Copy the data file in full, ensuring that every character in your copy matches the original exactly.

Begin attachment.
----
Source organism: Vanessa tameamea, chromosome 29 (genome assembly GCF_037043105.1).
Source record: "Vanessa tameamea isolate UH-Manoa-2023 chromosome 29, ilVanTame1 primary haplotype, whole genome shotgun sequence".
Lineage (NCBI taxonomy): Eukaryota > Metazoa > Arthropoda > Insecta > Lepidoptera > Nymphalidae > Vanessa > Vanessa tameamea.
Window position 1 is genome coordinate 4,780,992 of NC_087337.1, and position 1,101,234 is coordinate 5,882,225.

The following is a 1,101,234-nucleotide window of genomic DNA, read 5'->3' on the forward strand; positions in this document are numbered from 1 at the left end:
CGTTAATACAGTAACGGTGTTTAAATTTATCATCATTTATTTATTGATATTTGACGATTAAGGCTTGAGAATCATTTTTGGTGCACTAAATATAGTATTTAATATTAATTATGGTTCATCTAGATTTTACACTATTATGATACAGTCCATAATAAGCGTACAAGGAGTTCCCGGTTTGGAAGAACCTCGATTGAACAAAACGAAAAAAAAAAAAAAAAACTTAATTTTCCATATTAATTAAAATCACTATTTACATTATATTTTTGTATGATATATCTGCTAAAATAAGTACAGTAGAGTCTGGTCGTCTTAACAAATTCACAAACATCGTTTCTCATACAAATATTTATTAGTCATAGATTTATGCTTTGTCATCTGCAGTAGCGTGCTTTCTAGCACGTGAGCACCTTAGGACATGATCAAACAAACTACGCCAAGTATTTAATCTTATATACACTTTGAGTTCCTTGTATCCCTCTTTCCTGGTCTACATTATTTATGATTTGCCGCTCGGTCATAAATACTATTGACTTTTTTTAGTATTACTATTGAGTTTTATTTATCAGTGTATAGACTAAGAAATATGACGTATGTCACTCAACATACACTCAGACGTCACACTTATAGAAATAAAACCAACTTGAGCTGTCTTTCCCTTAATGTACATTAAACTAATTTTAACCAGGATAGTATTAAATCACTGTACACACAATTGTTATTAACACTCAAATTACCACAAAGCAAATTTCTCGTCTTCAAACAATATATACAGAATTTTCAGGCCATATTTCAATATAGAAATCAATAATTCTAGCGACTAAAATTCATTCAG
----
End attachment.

Source organism: Vanessa tameamea, chromosome 29 (genome assembly GCF_037043105.1).
Source record: "Vanessa tameamea isolate UH-Manoa-2023 chromosome 29, ilVanTame1 primary haplotype, whole genome shotgun sequence".
Lineage (NCBI taxonomy): Eukaryota > Metazoa > Arthropoda > Insecta > Lepidoptera > Nymphalidae > Vanessa > Vanessa tameamea.
Window position 1 is genome coordinate 4,780,992 of NC_087337.1, and position 1,101,234 is coordinate 5,882,225.

The following is a 1,101,234-nucleotide window of genomic DNA, read 5'->3' on the forward strand; positions in this document are numbered from 1 at the left end:
CGTTAATACAGTAACGGTGTTTAAATTTATCATCATTTATTTATTGATATTTGACGATTAAGGCTTGAGAATCATTTTTGGTGCACTAAATATAGTATTTAATATTAATTATGGTTCATCTAGATTTTACACTATTATGATACAGTCCATAATAAGCGTACAAGGAGTTCCCGGTTTGGAAGAACCTCGATTGAACAAAACGAAAAAAAAAAAAAAAAACTTAATTTTCCATATTAATTAAAATCACTATTTACATTATATTTTTGTATGATATATCTGCTAAAATAAGTACAGTAGAGTCTGGTCGTCTTAACAAATTCACAAACATCGTTTCTCATACAAATATTTATTAGTCATAGATTTATGCTTTGTCATCTGCAGTAGCGTGCTTTCTAGCACGTGAGCACCTTAGGACATGATCAAACAAACTACGCCAAGTATTTAATCTTATATACACTTTGAGTTCCTTGTATCCCTCTTTCCTGGTCTACATTATTTATGATTTGCCGCTCGGTCATAAATACTATTGACTTTTTTTAGTATTACTATTGAGTTTTATTTATCAGTGTATAGACTAAGAAATATGACGTATGTCACTCAACATACACTCAGACGTCACACTTATAGAAATAAAACCAACTTGAGCTGTCTTTCCCTTAATGTACATTAAACTAATTTTAACCAGGATAGTATTAAATCACTGTACACACAATTGTTATTAACACTCAAATTACCACAAAGCAAATTTCTCGTCTTCAAACAATATATACAGAATTTTCAGGCCATATTTCAATATAGAAATCAATAATTCTAGCGACTAAAATTCATTCAG